Tamika Catchings is a 6’1” women’s basketball player who is thankful for the opportunity to play professional sports.
What does Title IX mean to Catchings?
Without it she knows that she wouldn’t be a pioneer in the WNBA with post playing career dreams of being an ambassador for the league and a general manager.
Catchings grew up watching her father, Harvey Catchings, compete in the NBA. Initially, her participation in sports was all in the family, but once her confidence and talent exploded she recognized that playing at the collegiate level was in her future.
Catchings was in the 8th grade when she saw legendary University of Tennessee women’s basketball coach Pat Head Summitt for the first time.
“I remember I was flipping through the channels and all of a sudden the screen just had her eyes,” said Catchings. “For the TV to capture that I was pulled in. I started watching her on the sidelines and I could tell that she really cared about her team. Even for me in the 8th I recognized that if I ever had the opportunity to play for her it would be the most amazing thing.”
Indeed Catchings became a Lady Vol and under Summitt’s guidance she was selected as a four-time Kodak All-American and won an NCAA National Championship.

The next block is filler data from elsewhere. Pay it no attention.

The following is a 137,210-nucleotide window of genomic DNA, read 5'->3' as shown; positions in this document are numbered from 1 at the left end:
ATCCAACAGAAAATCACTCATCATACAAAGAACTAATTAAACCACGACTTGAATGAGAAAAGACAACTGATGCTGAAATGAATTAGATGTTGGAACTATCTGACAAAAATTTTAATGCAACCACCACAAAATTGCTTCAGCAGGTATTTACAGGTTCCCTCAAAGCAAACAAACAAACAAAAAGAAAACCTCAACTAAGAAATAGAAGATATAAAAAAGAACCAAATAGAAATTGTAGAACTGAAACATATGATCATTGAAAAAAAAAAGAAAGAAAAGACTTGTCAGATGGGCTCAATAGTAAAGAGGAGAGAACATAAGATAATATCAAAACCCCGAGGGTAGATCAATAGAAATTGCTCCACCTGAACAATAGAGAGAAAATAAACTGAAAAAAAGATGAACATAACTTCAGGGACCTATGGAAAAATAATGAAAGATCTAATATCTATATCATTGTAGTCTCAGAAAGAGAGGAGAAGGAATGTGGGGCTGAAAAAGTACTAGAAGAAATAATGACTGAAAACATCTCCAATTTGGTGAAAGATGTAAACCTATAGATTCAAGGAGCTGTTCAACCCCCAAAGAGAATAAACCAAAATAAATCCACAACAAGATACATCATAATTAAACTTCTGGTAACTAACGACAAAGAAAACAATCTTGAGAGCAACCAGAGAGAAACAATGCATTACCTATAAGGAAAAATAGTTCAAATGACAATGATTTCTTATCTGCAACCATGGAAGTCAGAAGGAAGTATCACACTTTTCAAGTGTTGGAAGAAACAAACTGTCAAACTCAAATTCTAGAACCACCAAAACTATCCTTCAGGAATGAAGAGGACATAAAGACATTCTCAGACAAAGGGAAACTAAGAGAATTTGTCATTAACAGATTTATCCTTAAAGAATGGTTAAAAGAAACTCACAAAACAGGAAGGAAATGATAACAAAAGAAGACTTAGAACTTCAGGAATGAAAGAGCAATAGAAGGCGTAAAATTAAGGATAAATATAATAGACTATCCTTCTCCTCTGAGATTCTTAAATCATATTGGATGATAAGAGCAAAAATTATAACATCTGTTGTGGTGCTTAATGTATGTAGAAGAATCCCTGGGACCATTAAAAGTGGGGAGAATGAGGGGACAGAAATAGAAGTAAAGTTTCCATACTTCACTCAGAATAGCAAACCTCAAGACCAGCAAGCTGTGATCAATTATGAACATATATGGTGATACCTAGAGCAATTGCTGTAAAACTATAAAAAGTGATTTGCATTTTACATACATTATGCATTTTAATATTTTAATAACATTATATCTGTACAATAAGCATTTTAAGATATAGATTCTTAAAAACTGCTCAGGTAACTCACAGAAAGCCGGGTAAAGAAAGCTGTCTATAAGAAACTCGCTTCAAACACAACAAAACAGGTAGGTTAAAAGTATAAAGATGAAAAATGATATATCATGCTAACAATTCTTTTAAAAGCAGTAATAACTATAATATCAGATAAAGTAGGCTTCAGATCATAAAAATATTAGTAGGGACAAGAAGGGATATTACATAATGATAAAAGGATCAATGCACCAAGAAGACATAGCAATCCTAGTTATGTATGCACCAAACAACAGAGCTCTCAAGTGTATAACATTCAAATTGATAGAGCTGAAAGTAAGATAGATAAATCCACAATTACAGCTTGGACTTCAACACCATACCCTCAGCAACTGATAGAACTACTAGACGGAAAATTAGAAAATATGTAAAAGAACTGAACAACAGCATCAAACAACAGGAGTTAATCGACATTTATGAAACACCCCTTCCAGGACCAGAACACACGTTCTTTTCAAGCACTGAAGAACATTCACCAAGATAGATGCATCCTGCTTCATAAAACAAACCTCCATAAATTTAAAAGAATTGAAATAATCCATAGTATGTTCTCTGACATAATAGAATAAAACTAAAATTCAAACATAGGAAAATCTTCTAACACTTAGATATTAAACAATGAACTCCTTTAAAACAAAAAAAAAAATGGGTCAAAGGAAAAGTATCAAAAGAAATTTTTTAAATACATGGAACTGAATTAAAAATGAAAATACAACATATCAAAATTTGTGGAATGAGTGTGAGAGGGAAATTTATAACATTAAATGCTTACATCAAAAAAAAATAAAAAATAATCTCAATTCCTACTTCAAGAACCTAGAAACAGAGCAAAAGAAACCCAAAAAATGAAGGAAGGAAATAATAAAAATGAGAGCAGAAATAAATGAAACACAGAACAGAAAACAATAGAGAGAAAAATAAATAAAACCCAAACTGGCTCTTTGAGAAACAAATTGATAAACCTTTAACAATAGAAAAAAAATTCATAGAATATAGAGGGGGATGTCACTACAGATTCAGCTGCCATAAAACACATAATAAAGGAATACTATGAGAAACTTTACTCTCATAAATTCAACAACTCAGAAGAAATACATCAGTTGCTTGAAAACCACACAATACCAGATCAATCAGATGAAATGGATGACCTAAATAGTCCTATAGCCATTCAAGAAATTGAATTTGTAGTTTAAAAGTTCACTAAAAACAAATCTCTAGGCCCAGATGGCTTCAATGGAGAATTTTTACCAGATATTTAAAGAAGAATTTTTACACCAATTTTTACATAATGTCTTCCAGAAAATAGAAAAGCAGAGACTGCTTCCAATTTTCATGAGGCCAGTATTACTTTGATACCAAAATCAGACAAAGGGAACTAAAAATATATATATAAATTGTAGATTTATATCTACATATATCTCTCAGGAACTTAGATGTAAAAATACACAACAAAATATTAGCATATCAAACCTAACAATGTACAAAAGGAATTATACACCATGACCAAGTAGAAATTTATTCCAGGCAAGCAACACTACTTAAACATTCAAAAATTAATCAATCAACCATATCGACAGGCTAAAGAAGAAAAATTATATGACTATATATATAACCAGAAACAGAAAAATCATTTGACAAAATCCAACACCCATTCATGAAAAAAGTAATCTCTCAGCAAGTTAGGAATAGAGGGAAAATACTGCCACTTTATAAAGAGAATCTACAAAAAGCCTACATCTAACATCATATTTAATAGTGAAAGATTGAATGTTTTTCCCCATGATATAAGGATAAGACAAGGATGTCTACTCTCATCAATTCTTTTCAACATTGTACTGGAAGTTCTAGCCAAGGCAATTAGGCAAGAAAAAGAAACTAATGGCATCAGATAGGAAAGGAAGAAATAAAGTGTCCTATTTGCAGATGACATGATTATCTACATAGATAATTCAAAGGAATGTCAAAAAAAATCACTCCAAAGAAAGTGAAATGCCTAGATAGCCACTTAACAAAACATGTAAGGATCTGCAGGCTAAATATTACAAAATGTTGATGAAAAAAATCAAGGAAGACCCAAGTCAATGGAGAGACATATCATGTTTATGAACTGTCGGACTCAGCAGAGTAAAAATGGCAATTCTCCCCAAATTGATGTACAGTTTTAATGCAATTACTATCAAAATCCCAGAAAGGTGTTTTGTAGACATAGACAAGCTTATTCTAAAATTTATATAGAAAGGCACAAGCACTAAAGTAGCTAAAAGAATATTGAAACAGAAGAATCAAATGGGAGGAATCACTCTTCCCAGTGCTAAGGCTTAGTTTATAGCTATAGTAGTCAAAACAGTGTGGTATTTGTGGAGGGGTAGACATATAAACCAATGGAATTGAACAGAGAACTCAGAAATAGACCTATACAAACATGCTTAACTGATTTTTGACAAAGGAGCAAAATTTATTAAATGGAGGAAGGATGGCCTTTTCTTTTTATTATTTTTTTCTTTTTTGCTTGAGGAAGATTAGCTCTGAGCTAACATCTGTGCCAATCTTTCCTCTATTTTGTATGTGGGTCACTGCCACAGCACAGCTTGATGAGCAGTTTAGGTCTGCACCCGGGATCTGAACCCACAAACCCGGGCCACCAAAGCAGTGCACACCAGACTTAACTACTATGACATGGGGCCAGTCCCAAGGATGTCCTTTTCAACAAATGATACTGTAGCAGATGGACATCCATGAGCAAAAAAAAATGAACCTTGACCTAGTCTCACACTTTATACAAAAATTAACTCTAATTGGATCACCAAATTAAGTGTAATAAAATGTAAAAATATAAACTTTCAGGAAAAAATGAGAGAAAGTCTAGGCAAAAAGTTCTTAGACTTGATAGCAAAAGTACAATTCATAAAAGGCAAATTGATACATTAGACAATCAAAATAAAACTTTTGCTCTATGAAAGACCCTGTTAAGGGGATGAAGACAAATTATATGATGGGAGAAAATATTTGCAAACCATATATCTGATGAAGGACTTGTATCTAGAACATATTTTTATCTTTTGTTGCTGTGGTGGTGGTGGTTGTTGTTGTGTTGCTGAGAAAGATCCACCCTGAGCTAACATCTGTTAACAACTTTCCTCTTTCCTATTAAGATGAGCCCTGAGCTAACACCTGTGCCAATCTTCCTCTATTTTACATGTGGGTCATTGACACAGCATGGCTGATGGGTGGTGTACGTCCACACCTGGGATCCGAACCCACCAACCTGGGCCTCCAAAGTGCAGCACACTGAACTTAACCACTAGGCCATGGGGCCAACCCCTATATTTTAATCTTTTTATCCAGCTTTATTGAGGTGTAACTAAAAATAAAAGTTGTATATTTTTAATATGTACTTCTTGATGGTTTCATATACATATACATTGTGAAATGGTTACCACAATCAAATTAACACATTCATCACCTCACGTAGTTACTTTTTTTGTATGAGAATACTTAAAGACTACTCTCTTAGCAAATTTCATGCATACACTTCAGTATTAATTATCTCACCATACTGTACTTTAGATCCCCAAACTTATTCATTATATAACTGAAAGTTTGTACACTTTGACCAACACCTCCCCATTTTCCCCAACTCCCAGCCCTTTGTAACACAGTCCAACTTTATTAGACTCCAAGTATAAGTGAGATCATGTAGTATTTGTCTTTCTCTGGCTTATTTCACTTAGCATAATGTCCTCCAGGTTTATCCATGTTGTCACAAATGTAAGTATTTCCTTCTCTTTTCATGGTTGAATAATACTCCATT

Many wonder where women’s basketball would be without Summitt. Maybe the question should be, “Where would it be without Lin Dunn?”
Dunn is a women’s basketball pioneer who will proudly tell you that she is 25 years older than Title IX. She remembers when women didn’t have any resources, and growing up in Alabama it was against the law for girls to play sports. Eventually, her family moved to Tennessee and her new community embraced girl’s basketball. Dunn played two seasons in high school, but her playing career was cut short when she enrolled at the University of Tennessee – Martin and learned once again that women were basketball outsiders.
“I drove them crazy the four years that I was at UT Martin to start a women’s basketball team,” said Dunn. “I was relentless in my desire for there to be a team. I guess they like to give me credit because the year after I graduated was the first year that they had a team. And that was the year that Pat Head Summitt was a freshman.”
Yes, Dunn’s perseverance paved the way for Summitt’s opportunity to play collegiate women’s basketball. Without Dunn there wouldn’t be Summitt, and without Summitt there wouldn’t be Catchings.
Today Dunn’s and Catchings’ paths have intersected once again, this time in the WNBA. Dunn is the head coach of the Indiana Fever and Catchings is its MVP forward. Together they are building a business, striving to win a WNBA championship, and writing women’s basketball’s next chapter.
Good Night Sports Fans,